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Woman in Secaucus sentenced for slavery of Sri Lankan national

Alia Hunaity forced the Sri Lankan woman to marry her and clean her houses

The woman had no freedom and was forced to live as a prisoner.

Slavery is not something you’d expect in the 21st Century in Hudson County, yet here we are.

A 44-year-old Secaucus woman has been sentenced to 70 months in prison for a conviction on charges of forced labor, alien harboring for financial gain, and marriage fraud, U.S. Attorney Craig Carpenito announced.

Alia Imad Faleh Al Hunaity, also known as “Alia Al Qaternah,” was found guilty in May 2019 on all counts of the indictment against her. The decision was reached following a six-day trial before U.S. District Judge Robert B. Kugler, who imposed the sentence on March 10 in Camden federal court.

According to documents filed in this case and the evidence at trial, Hunaity enslaved a Sri Lankan woman as her housekeeper.

From Sri Lanka to hell

Hunaity brought the victim, a Sri Lankan national, to the United States on a temporary visa in 2009 to perform domestic work. After coming to the U.S., Hunaity caused the victim to overstay her visa and remain in the United States illegally for more than nine years, according to the U.S. Attorney’s Office.

During the victim’s imprisonment, Hunaity forced her to cook and clean her homes in Woodland Park and Secaucus. The victim was also forced to care for Hunaity’s three children, all without pay.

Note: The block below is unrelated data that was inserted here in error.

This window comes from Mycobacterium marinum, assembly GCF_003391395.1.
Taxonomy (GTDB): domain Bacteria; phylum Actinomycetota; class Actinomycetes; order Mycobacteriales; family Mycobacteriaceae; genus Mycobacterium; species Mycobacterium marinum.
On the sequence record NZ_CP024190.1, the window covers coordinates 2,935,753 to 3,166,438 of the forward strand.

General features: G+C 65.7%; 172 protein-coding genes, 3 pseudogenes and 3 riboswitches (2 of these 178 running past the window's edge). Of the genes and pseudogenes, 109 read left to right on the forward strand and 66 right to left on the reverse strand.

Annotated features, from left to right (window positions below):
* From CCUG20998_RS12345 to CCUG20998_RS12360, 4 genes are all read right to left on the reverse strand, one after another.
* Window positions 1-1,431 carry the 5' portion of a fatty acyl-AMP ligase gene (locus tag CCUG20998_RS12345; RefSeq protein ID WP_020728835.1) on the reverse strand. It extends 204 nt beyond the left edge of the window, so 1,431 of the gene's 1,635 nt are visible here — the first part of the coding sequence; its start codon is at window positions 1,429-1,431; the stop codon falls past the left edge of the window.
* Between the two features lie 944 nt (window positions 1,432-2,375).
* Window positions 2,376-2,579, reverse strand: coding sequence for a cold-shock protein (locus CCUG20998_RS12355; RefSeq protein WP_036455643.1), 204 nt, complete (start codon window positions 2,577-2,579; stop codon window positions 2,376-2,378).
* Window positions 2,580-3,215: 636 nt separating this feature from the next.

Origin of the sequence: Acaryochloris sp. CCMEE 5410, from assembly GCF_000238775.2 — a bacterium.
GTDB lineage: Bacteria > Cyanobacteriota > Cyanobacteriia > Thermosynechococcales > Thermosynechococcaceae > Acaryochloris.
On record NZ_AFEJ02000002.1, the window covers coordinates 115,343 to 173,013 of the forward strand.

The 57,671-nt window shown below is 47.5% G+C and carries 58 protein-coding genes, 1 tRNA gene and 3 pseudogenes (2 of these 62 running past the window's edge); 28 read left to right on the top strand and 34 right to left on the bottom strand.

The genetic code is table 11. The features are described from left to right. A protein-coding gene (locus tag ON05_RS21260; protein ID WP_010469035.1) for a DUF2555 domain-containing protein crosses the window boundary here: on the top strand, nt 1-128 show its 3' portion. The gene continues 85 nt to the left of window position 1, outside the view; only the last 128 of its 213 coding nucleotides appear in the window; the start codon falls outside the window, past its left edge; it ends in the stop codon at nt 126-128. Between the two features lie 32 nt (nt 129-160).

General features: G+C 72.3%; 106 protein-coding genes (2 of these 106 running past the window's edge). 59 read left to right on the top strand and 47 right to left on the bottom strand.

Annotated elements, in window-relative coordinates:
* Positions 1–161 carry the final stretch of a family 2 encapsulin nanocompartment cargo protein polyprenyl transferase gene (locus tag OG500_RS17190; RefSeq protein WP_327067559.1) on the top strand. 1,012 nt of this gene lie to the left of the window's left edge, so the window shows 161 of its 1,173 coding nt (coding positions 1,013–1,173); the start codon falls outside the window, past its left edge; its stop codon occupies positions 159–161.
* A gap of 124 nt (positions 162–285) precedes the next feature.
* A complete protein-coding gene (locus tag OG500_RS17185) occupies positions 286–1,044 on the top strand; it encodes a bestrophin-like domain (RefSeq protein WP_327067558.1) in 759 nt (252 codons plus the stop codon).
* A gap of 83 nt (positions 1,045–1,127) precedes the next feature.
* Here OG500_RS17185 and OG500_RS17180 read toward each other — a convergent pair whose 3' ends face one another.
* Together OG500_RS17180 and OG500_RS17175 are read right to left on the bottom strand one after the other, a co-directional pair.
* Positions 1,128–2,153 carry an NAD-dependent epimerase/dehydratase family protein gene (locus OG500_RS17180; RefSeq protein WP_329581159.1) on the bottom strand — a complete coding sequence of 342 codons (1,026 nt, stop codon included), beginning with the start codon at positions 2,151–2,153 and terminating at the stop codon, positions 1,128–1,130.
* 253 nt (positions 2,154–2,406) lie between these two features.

The victim was not allowed any freedom. The U.S. Attorney stated that Hunaity limited the victim’s interactions with the world outside of Hunaity’s multiple homes.

During this time, Hunaity required the victim to sleep on a bed in a public space in Hunaity’s homes, including in the kitchen. And things only got worse.

In 2018, Hunaity forced the victim to marry her so that the victim could obtain legal residence in the U.S. Hunaity could then continue to force her to work without fear of the victim being deported.

In addition to the prison term, Judge Kugler sentenced Hunaity to three years of supervised release and ordered her to pay restitution of $1.2 million to the victim.

Carpenito credited special agents of U.S. Homeland Security Investigations under the direction of Special Agent in Charge Brian Michael, and special agents of the U.S. Department of Labor under the direction of Special Agent in Charge Michael C. Mikulka, with the investigation leading to sentencing.

According to the U.S. Attorney, this case was prosecuted in conjunction with the interagency Anti-Trafficking Coordination Team (ACTeam) initiative of the Department of Justice, Department of Homeland Security, and Department of Labor.

According to the U.S. Attorney’s Office, ACTeams focus on developing high-impact human trafficking investigations and prosecutions. These cases involve forced labor, international sex trafficking and sex trafficking by force, fraud or coercion, through interagency collaboration among federal prosecutors and federal investigative agencies.

The government is represented by Assistant U.S. Attorney Andrew Macurdy and Trial Attorney Kate Hill of the Civil Rights Division’s Human Trafficking Prosecution Unit.

For updates on this and other stories, check www.hudsonreporter.com and follow us on Twitter @hudson_reporter. Daniel Israel can be reached at disrael@hudsonreporter.com.

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